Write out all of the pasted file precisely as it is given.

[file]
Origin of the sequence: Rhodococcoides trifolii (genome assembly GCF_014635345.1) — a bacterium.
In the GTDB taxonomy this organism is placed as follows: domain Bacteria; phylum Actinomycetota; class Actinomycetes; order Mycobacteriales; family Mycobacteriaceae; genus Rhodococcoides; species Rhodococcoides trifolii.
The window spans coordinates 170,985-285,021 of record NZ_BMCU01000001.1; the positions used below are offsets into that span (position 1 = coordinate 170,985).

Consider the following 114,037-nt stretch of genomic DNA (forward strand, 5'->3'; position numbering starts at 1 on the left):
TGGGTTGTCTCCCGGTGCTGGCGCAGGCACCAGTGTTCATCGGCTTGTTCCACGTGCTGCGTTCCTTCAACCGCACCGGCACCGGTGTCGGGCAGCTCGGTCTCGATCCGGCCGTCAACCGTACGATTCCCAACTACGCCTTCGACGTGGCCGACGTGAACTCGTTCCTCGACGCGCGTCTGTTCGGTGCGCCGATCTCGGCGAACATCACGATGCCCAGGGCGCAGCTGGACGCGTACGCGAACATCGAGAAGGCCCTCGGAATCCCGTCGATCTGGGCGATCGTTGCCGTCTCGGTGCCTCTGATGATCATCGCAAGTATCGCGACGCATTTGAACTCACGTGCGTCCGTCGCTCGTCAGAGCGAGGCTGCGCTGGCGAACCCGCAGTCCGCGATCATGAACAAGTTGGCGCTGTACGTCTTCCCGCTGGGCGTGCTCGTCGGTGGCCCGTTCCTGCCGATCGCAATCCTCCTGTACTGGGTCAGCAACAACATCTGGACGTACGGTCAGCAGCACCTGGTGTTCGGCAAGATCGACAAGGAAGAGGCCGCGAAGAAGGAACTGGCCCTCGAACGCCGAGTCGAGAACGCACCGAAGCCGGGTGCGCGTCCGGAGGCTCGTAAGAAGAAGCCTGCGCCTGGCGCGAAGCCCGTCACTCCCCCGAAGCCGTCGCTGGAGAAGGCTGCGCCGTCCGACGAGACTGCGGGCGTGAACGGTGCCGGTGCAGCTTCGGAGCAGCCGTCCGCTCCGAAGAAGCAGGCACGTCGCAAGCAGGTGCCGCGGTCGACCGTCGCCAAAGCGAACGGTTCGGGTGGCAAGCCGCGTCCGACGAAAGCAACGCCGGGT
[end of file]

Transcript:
Origin of the sequence: Rhodococcoides trifolii (genome assembly GCF_014635345.1) — a bacterium.
In the GTDB taxonomy this organism is placed as follows: domain Bacteria; phylum Actinomycetota; class Actinomycetes; order Mycobacteriales; family Mycobacteriaceae; genus Rhodococcoides; species Rhodococcoides trifolii.
The window spans coordinates 170,985-285,021 of record NZ_BMCU01000001.1; the positions used below are offsets into that span (position 1 = coordinate 170,985).

Consider the following 114,037-nt stretch of genomic DNA (forward strand, 5'->3'; position numbering starts at 1 on the left):
TGGGTTGTCTCCCGGTGCTGGCGCAGGCACCAGTGTTCATCGGCTTGTTCCACGTGCTGCGTTCCTTCAACCGCACCGGCACCGGTGTCGGGCAGCTCGGTCTCGATCCGGCCGTCAACCGTACGATTCCCAACTACGCCTTCGACGTGGCCGACGTGAACTCGTTCCTCGACGCGCGTCTGTTCGGTGCGCCGATCTCGGCGAACATCACGATGCCCAGGGCGCAGCTGGACGCGTACGCGAACATCGAGAAGGCCCTCGGAATCCCGTCGATCTGGGCGATCGTTGCCGTCTCGGTGCCTCTGATGATCATCGCAAGTATCGCGACGCATTTGAACTCACGTGCGTCCGTCGCTCGTCAGAGCGAGGCTGCGCTGGCGAACCCGCAGTCCGCGATCATGAACAAGTTGGCGCTGTACGTCTTCCCGCTGGGCGTGCTCGTCGGTGGCCCGTTCCTGCCGATCGCAATCCTCCTGTACTGGGTCAGCAACAACATCTGGACGTACGGTCAGCAGCACCTGGTGTTCGGCAAGATCGACAAGGAAGAGGCCGCGAAGAAGGAACTGGCCCTCGAACGCCGAGTCGAGAACGCACCGAAGCCGGGTGCGCGTCCGGAGGCTCGTAAGAAGAAGCCTGCGCCTGGCGCGAAGCCCGTCACTCCCCCGAAGCCGTCGCTGGAGAAGGCTGCGCCGTCCGACGAGACTGCGGGCGTGAACGGTGCCGGTGCAGCTTCGGAGCAGCCGTCCGCTCCGAAGAAGCAGGCACGTCGCAAGCAGGTGCCGCGGTCGACCGTCGCCAAAGCGAACGGTTCGGGTGGCAAGCCGCGTCCGACGAAAGCAACGCCGGGT